Gallery unveils Weston portrait
The National Portrait Gallery (NPG) has unveiled a new portrait of Falklands War veteran Simon Weston.
The picture, by artist Nicky Philipps, marks the first joint commission between the BBC and the London gallery.
Viewers of The One Show chose Weston from a shortlist of 12 public figures who they felt most deserved to have their image displayed at the gallery.
Next month Fiona Bruce will front a BBC documentary which follows the painting of the portrait, and Weston's life.
Philipp's full-length oil painting shows Weston holding his medals and standing behind a chair on which is placed a Welsh Guards beret, symbolic of those lost in the bombing of Sir Galahad. His own cap was destroyed in battle.
"I felt it was important to show Simon's hands", says Philipps, "they were badly burned but he still has the use of them, and I wanted to show him holding his medals."
Weston, who joined the Welsh Guards at the age of 16, suffered 46% burns to his body and face when the Sir Galahad came under fire during the Falklands War in 1982.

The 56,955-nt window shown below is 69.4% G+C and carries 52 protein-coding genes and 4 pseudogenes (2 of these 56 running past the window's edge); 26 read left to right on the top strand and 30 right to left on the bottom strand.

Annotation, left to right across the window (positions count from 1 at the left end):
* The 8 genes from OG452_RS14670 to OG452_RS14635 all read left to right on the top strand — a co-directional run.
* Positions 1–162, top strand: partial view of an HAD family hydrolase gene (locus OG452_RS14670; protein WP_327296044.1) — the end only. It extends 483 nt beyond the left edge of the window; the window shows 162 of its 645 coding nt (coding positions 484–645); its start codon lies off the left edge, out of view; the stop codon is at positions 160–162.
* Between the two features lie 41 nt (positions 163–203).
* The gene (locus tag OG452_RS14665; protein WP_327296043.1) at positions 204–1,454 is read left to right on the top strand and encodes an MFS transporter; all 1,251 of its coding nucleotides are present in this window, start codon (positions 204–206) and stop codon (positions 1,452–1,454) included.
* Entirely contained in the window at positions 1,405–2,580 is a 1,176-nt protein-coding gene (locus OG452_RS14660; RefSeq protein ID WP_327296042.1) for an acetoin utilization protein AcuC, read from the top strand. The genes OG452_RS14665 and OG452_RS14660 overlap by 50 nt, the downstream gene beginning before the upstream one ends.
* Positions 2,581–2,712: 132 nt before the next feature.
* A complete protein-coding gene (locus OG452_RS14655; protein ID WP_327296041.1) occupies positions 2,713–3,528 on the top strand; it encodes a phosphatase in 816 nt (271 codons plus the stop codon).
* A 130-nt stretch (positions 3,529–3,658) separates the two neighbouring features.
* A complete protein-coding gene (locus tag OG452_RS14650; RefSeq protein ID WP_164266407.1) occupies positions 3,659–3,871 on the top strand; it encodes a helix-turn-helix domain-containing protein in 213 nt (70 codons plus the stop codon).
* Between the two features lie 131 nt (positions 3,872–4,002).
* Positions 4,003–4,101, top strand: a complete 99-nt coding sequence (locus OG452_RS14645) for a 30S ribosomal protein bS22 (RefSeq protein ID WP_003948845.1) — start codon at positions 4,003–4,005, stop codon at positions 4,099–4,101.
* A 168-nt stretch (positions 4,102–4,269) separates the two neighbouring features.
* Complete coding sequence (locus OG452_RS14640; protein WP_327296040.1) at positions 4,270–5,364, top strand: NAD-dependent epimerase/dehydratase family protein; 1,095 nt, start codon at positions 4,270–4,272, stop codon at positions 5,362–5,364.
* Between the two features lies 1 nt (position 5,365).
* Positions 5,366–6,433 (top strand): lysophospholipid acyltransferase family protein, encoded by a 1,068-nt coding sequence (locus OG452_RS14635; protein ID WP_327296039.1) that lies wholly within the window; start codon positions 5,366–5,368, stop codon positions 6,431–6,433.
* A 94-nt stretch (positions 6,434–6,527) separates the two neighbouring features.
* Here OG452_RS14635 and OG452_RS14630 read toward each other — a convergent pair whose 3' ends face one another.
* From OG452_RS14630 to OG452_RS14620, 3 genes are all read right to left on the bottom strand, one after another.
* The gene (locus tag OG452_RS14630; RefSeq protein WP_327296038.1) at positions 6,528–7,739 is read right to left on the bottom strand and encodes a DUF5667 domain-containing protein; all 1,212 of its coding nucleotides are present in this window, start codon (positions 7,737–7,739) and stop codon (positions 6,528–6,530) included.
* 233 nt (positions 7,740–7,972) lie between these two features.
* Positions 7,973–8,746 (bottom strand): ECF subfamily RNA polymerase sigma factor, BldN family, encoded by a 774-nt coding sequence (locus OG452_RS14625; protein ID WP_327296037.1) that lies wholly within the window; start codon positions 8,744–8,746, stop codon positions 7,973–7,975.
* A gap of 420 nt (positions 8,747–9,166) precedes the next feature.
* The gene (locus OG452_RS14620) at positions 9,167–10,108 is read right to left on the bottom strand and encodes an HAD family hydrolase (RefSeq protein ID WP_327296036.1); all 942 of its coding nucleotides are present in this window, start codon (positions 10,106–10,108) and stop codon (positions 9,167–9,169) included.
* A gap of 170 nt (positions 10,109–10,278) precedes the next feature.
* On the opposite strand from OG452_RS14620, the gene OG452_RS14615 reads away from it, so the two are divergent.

He underwent more than 70 operations to reconstruct his face, and has gone on to raise millions of pounds for charity - in particular supporting people living with disfigurement. He was later made an OBE.
Philipps, who was selected jointly by the gallery and the BBC, was previously commissioned by the NPG to paint Prince William and Prince Harry in 2009.
Last year, she was approached by Royal Mail to paint a portrait of the Queen for one of the Coronation Jubilee stamps, the first time the organisation had commissioned a painting.
"The portrait serves as a powerful reminder of the reality of warfare and a tribute to Weston's courage," said Sarah Howgate, Contemporary Curator of the National Portrait Gallery.